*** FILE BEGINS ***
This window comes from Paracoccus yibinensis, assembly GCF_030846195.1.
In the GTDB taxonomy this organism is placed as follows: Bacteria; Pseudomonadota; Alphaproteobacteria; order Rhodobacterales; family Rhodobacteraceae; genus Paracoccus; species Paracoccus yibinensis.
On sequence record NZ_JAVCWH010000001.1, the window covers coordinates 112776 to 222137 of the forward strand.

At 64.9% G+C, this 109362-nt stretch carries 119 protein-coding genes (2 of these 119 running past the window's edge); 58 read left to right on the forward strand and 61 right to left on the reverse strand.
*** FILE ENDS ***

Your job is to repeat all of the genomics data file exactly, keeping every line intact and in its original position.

This window comes from Paracoccus yibinensis, assembly GCF_030846195.1.
In the GTDB taxonomy this organism is placed as follows: Bacteria; Pseudomonadota; Alphaproteobacteria; order Rhodobacterales; family Rhodobacteraceae; genus Paracoccus; species Paracoccus yibinensis.
On sequence record NZ_JAVCWH010000001.1, the window covers coordinates 112776 to 222137 of the forward strand.

At 64.9% G+C, this 109362-nt stretch carries 119 protein-coding genes (2 of these 119 running past the window's edge); 58 read left to right on the forward strand and 61 right to left on the reverse strand.